NHS chaos: A&E closes; patient waits 45 hours for bed

Already, the pandemonium of an NHS strike has compelled one A&E department to close for the holiday season.

The unit at Cheltenham General Hospital remained closed from 8 a.m. on December 23, immediately following the conclusion of the nationwide three-day junior doctor strike.

It will once more be closed from 8 p.m. on January 1 to 8 a.m. on January 9, in observance of the largest British Medical Association (BMA) action ever against the NHS.

Patients who are in critical medical conditions will be transferred to Gloucestershire Royal Hospital for emergency care after a 30-minute diversion.

Already, health officials have cautioned that the forthcoming action poses a “huge disruption” to “virtually all” routine care.

It occurs during the most hectic period of the year when hospitals are already contending with unprecedented backlogs.

An indication of the severe pressures the NHS will face before the strike chaos commences. A Kent A&E patient was required to wait for a ward berth for forty-five hours.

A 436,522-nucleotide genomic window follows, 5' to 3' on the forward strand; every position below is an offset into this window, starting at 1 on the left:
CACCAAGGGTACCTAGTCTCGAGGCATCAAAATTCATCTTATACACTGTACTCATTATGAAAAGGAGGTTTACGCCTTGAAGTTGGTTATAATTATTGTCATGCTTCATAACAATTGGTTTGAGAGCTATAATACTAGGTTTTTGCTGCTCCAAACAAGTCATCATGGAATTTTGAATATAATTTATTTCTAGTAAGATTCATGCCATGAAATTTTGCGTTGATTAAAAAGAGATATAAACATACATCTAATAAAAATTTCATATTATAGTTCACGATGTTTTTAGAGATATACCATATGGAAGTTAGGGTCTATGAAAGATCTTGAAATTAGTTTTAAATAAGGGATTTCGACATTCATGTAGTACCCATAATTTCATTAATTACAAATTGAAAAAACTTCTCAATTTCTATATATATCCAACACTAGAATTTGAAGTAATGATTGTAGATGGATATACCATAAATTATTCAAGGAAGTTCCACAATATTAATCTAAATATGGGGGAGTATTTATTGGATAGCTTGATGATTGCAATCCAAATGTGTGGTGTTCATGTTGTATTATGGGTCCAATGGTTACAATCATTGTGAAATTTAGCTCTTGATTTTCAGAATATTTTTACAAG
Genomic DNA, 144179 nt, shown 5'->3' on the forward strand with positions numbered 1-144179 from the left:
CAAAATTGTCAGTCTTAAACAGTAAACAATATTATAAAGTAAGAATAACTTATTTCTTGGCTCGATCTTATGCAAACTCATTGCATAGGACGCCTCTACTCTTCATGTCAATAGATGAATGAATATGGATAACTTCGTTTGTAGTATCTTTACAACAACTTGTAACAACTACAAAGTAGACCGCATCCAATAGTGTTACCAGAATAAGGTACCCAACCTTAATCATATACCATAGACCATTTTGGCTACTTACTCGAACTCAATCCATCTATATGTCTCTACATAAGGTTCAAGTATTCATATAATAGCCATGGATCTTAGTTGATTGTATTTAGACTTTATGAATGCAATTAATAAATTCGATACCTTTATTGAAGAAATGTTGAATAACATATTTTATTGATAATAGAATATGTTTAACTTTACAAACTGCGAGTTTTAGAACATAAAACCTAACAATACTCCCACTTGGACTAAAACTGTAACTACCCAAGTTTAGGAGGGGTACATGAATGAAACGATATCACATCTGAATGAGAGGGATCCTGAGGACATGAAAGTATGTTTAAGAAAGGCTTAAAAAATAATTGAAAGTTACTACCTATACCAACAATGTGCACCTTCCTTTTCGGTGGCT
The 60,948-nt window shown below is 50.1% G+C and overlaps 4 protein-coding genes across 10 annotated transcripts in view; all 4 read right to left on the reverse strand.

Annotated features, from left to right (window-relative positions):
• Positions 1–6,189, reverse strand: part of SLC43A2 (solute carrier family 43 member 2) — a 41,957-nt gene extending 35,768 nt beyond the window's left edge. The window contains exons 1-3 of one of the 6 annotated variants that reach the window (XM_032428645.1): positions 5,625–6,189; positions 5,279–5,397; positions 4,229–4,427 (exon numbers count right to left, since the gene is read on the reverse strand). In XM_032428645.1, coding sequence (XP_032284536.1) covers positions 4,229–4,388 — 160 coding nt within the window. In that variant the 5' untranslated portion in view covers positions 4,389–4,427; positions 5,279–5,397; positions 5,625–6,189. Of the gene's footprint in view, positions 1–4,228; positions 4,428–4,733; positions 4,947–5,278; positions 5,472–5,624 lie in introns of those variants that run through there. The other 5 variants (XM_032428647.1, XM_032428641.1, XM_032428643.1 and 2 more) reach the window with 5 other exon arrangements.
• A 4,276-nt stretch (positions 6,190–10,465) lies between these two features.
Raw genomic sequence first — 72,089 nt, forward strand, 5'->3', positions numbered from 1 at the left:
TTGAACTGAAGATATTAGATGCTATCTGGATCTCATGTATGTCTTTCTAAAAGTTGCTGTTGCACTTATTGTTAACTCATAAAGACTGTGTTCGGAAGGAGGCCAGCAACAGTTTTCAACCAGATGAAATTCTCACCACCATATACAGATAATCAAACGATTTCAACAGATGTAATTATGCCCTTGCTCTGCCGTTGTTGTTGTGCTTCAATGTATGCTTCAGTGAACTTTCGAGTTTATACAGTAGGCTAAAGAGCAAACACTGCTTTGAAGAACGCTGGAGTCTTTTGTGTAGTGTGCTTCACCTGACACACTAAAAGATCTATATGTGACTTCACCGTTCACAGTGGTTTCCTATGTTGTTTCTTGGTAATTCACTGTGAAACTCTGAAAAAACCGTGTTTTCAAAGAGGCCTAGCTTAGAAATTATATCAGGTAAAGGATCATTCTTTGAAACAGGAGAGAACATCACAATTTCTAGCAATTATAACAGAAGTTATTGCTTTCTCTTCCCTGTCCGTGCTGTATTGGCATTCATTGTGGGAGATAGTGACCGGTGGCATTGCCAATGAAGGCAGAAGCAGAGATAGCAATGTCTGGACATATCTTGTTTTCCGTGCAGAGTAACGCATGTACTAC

At 1:00 a.m. on November 13, Steven Wells, a 31-year-old forklift operator, presented at the William Harvey hospital in Ashford, Kent, vomiting blood.

However, he was not assigned a ward berth until November 14 at 10 p.m.

Hospital Closure Amidst Staff Strikes Raises Patient Concerns

Mr. Wells, who posted a photo of himself sleeping on the floor, remarked, “At times, it was literally like a war zone.” It dissuaded me from returning to the hospital, as my previous experience was so distressing and humiliating.

“People are stepping over you and looking down on you, and all you want is to be looked after.”

“They need more full-time proper staff in place,” he continued.

No justification exists for how I was treated.

You should be placed in a bed anywhere if you are in that much anguish and discomfort.

The closure had “not been taken lightly,” according to Gloucestershire Hospitals NHS Trust, which added that it would collaborate closely with local partners to ensure that “those in greatest need continue to have access to high-quality care and support.”